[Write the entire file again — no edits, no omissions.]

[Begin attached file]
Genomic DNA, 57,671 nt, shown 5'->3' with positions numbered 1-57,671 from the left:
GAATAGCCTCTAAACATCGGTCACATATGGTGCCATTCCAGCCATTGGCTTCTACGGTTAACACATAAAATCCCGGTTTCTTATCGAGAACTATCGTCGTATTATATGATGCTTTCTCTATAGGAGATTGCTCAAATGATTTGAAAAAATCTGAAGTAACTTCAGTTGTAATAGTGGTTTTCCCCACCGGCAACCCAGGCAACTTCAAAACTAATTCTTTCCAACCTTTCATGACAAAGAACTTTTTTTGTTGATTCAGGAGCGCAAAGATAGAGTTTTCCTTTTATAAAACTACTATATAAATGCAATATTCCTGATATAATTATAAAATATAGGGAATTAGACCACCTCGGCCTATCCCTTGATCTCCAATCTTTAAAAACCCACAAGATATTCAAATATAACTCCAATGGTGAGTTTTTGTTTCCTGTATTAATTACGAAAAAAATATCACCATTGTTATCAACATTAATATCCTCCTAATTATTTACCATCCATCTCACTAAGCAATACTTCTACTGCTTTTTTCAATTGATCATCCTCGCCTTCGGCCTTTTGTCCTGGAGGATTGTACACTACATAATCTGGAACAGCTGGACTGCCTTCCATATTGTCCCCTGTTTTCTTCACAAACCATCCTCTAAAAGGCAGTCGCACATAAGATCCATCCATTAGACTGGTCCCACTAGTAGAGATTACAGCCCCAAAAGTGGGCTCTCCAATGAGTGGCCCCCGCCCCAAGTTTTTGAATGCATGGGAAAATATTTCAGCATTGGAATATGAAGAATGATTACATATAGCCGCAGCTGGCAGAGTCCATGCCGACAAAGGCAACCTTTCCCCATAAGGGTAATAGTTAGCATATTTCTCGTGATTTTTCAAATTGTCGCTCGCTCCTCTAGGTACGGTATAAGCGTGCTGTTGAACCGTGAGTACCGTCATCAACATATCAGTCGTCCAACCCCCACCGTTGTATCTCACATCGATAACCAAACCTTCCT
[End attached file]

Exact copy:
Genomic DNA, 57,671 nt, shown 5'->3' with positions numbered 1-57,671 from the left:
GAATAGCCTCTAAACATCGGTCACATATGGTGCCATTCCAGCCATTGGCTTCTACGGTTAACACATAAAATCCCGGTTTCTTATCGAGAACTATCGTCGTATTATATGATGCTTTCTCTATAGGAGATTGCTCAAATGATTTGAAAAAATCTGAAGTAACTTCAGTTGTAATAGTGGTTTTCCCCACCGGCAACCCAGGCAACTTCAAAACTAATTCTTTCCAACCTTTCATGACAAAGAACTTTTTTTGTTGATTCAGGAGCGCAAAGATAGAGTTTTCCTTTTATAAAACTACTATATAAATGCAATATTCCTGATATAATTATAAAATATAGGGAATTAGACCACCTCGGCCTATCCCTTGATCTCCAATCTTTAAAAACCCACAAGATATTCAAATATAACTCCAATGGTGAGTTTTTGTTTCCTGTATTAATTACGAAAAAAATATCACCATTGTTATCAACATTAATATCCTCCTAATTATTTACCATCCATCTCACTAAGCAATACTTCTACTGCTTTTTTCAATTGATCATCCTCGCCTTCGGCCTTTTGTCCTGGAGGATTGTACACTACATAATCTGGAACAGCTGGACTGCCTTCCATATTGTCCCCTGTTTTCTTCACAAACCATCCTCTAAAAGGCAGTCGCACATAAGATCCATCCATTAGACTGGTCCCACTAGTAGAGATTACAGCCCCAAAAGTGGGCTCTCCAATGAGTGGCCCCCGCCCCAAGTTTTTGAATGCATGGGAAAATATTTCAGCATTGGAATATGAAGAATGATTACATATAGCCGCAGCTGGCAGAGTCCATGCCGACAAAGGCAACCTTTCCCCATAAGGGTAATAGTTAGCATATTTCTCGTGATTTTTCAAATTGTCGCTCGCTCCTCTAGGTACGGTATAAGCGTGCTGTTGAACCGTGAGTACCGTCATCAACATATCAGTCGTCCAACCCCCACCGTTGTATCTCACATCGATAACCAAACCTTCCT